A Quick Guide to Working While Receiving SSI

You may think that you cannot earn any money while you receive disability benefits, but that’s not true! You are able to have some additional income without jeopardizing your benefits. It’s important to understand the rules and regulations around the limits of the allowable income. Let’s take a look.

Social Security has special work incentives including continued cash benefits for a time while you work, continued Medicare or Medicaid while working, help with education, training, and rehabilitation to start a new career. The “Ticket to Work” program offers employment support and does not require you to undergo medical reviews while you are using the free ticket and make progress to return to work.

To help support those that want to rejoin the workforce, Social Security offers a trial work period that lets you test your ability to work for nine months. During this time, you will receive your full Social Security benefits no matter how much money you earn. In 2016, a trial work month includes any month where your earnings are over $810. Self-employed individuals must make $810 after expenses or work more than 80 hours in their own business. The nine months of the trial work period continues until all months are worked within a 60-month period.

After the trial work period, Social Security allows you to work and receive benefits for an additional 36 months for any month where you do not have substantial earnings. Earnings over $1,130 ($1,820 if you are blind) are considered substantial in 2016. Should your benefits stop as a result of substantial earnings, you may ask to restart your benefits within five years if you become unable to work as a result of your condition. You are not required to file a new application or wait for the benefits to restart while your medical condition is reviewed.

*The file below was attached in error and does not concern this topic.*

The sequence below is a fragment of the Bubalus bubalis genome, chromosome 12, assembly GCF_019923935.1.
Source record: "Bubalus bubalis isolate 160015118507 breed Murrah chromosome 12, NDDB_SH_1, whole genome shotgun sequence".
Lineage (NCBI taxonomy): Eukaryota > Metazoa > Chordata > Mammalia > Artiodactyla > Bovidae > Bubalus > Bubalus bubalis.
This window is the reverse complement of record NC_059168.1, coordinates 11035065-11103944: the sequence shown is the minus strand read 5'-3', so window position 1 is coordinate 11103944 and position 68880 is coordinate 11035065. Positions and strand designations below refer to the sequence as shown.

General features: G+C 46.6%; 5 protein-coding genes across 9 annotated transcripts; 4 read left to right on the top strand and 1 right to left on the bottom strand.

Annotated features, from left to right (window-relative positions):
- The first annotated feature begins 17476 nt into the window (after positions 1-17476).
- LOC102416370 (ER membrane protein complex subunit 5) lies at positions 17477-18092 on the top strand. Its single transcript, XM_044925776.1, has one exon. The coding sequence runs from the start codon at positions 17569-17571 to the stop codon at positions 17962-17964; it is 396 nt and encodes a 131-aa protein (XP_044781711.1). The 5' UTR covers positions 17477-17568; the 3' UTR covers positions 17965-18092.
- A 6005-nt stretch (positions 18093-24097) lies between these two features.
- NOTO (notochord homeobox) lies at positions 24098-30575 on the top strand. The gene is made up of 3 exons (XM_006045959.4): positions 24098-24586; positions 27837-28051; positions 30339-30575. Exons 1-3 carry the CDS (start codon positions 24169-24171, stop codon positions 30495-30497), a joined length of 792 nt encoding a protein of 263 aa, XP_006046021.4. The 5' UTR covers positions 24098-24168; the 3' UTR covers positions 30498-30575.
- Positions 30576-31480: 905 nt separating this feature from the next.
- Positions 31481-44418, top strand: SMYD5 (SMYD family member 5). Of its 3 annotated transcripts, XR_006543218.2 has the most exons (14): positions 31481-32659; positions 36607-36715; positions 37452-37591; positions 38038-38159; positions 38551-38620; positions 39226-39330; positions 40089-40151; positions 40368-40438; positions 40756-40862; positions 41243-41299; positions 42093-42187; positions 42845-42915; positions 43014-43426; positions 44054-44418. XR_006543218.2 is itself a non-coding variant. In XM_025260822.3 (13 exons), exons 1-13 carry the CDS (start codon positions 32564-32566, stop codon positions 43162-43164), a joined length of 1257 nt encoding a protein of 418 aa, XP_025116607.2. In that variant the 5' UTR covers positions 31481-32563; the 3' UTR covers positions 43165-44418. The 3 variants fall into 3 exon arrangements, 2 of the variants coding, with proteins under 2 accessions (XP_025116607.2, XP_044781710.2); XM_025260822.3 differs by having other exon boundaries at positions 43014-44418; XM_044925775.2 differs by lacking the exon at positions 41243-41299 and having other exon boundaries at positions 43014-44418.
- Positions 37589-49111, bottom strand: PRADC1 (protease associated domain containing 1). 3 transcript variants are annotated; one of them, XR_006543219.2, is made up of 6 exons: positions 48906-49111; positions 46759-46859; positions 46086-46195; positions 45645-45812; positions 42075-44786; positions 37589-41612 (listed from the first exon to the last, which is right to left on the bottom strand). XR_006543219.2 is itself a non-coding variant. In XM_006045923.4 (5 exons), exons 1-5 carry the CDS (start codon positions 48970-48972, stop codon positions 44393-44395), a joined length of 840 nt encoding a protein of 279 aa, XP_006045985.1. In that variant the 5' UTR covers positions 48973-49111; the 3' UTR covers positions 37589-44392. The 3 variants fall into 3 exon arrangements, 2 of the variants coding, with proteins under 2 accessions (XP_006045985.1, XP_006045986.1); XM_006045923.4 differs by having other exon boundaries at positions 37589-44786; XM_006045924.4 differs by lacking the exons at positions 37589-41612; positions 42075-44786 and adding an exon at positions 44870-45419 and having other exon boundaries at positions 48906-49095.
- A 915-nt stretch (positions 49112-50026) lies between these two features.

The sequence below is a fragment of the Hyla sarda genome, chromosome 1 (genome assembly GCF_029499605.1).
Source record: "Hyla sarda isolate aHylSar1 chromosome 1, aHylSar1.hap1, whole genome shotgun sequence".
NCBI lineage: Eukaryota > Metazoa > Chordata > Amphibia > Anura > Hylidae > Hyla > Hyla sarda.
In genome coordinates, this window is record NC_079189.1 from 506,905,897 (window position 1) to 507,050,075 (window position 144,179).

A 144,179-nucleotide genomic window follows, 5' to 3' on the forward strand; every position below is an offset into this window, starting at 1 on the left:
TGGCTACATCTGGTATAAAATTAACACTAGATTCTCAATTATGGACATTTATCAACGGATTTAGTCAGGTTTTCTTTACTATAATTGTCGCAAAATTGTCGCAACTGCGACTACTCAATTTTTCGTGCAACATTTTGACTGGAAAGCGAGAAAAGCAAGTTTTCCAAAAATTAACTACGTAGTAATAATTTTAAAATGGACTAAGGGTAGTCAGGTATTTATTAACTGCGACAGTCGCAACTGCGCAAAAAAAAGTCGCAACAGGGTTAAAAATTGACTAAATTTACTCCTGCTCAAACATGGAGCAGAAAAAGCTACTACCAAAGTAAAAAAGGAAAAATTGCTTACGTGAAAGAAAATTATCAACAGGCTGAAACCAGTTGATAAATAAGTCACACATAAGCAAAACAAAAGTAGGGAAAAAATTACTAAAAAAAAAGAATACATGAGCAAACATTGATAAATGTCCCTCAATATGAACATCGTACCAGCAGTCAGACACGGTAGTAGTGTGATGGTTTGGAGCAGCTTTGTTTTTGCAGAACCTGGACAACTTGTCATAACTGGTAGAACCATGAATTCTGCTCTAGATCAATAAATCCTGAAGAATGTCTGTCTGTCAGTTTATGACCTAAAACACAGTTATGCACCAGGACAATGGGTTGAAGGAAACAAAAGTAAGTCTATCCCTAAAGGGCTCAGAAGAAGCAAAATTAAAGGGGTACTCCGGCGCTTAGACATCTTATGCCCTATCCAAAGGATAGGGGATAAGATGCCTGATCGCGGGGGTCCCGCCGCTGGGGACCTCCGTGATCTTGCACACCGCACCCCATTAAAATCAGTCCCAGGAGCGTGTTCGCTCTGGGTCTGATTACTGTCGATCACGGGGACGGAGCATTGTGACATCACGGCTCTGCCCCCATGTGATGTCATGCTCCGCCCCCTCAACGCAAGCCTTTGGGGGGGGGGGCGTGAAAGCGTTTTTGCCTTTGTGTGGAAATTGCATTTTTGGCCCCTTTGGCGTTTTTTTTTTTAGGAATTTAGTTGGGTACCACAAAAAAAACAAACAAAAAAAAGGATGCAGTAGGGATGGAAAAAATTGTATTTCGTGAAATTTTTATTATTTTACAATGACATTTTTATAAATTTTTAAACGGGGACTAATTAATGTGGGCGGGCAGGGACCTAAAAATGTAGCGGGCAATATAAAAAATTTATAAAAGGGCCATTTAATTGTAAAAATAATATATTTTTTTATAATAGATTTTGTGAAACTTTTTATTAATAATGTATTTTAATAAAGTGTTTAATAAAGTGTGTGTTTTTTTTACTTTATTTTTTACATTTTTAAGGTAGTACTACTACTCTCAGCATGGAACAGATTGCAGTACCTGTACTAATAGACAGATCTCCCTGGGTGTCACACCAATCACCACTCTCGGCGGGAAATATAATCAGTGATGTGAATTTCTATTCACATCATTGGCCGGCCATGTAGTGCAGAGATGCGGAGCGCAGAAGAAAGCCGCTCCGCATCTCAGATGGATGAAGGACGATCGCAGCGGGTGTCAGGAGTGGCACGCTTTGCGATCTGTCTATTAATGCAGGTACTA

Keep in mind that if you do decide to go back to work while you receive disability benefits, you may have to pay for work-related expenses that people without a disability may not. For example, if you cannot drive, you may need to take a taxi to work. On the other hand, you will not have to pay for gas since you would not be using a car so some expenses may be a wash. However, while you are receiving disability benefits, some work-related expenses may be able to be deducted from your monthly earnings before deciding if you remain eligible for benefits.

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